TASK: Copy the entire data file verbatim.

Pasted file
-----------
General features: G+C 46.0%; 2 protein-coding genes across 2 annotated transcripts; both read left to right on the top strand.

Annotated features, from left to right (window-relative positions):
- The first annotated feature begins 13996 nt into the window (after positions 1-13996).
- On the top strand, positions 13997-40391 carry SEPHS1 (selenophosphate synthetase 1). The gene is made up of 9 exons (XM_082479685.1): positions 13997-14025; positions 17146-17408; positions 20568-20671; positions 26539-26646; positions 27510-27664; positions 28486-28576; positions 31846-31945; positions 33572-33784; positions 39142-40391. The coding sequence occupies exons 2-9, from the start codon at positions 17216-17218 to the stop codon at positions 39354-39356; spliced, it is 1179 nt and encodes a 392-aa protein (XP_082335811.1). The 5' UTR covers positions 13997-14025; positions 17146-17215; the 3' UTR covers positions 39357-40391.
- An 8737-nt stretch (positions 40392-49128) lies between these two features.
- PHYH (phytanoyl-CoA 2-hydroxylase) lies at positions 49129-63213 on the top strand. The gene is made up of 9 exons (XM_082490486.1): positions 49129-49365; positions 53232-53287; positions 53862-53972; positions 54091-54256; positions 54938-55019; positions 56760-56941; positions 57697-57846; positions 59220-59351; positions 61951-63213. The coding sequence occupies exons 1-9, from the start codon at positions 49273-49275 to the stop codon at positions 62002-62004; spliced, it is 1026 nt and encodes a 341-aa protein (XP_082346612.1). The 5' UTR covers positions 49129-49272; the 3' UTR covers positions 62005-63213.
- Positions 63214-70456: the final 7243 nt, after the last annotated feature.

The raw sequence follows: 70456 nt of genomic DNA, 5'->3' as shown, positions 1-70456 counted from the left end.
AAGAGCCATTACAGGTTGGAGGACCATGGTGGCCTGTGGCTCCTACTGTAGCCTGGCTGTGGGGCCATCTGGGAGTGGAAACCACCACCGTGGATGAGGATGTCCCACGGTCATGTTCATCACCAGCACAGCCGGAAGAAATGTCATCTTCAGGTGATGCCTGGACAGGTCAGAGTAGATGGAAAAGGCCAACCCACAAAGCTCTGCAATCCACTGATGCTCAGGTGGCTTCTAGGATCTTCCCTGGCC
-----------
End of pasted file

General features: G+C 46.0%; 2 protein-coding genes across 2 annotated transcripts; both read left to right on the top strand.

Annotated features, from left to right (window-relative positions):
- The first annotated feature begins 13996 nt into the window (after positions 1-13996).
- On the top strand, positions 13997-40391 carry SEPHS1 (selenophosphate synthetase 1). The gene is made up of 9 exons (XM_082479685.1): positions 13997-14025; positions 17146-17408; positions 20568-20671; positions 26539-26646; positions 27510-27664; positions 28486-28576; positions 31846-31945; positions 33572-33784; positions 39142-40391. The coding sequence occupies exons 2-9, from the start codon at positions 17216-17218 to the stop codon at positions 39354-39356; spliced, it is 1179 nt and encodes a 392-aa protein (XP_082335811.1). The 5' UTR covers positions 13997-14025; positions 17146-17215; the 3' UTR covers positions 39357-40391.
- An 8737-nt stretch (positions 40392-49128) lies between these two features.
- PHYH (phytanoyl-CoA 2-hydroxylase) lies at positions 49129-63213 on the top strand. The gene is made up of 9 exons (XM_082490486.1): positions 49129-49365; positions 53232-53287; positions 53862-53972; positions 54091-54256; positions 54938-55019; positions 56760-56941; positions 57697-57846; positions 59220-59351; positions 61951-63213. The coding sequence occupies exons 1-9, from the start codon at positions 49273-49275 to the stop codon at positions 62002-62004; spliced, it is 1026 nt and encodes a 341-aa protein (XP_082346612.1). The 5' UTR covers positions 49129-49272; the 3' UTR covers positions 62005-63213.
- Positions 63214-70456: the final 7243 nt, after the last annotated feature.

The raw sequence follows: 70456 nt of genomic DNA, 5'->3' as shown, positions 1-70456 counted from the left end.
AAGAGCCATTACAGGTTGGAGGACCATGGTGGCCTGTGGCTCCTACTGTAGCCTGGCTGTGGGGCCATCTGGGAGTGGAAACCACCACCGTGGATGAGGATGTCCCACGGTCATGTTCATCACCAGCACAGCCGGAAGAAATGTCATCTTCAGGTGATGCCTGGACAGGTCAGAGTAGATGGAAAAGGCCAACCCACAAAGCTCTGCAATCCACTGATGCTCAGGTGGCTTCTAGGATCTTCCCTGGCC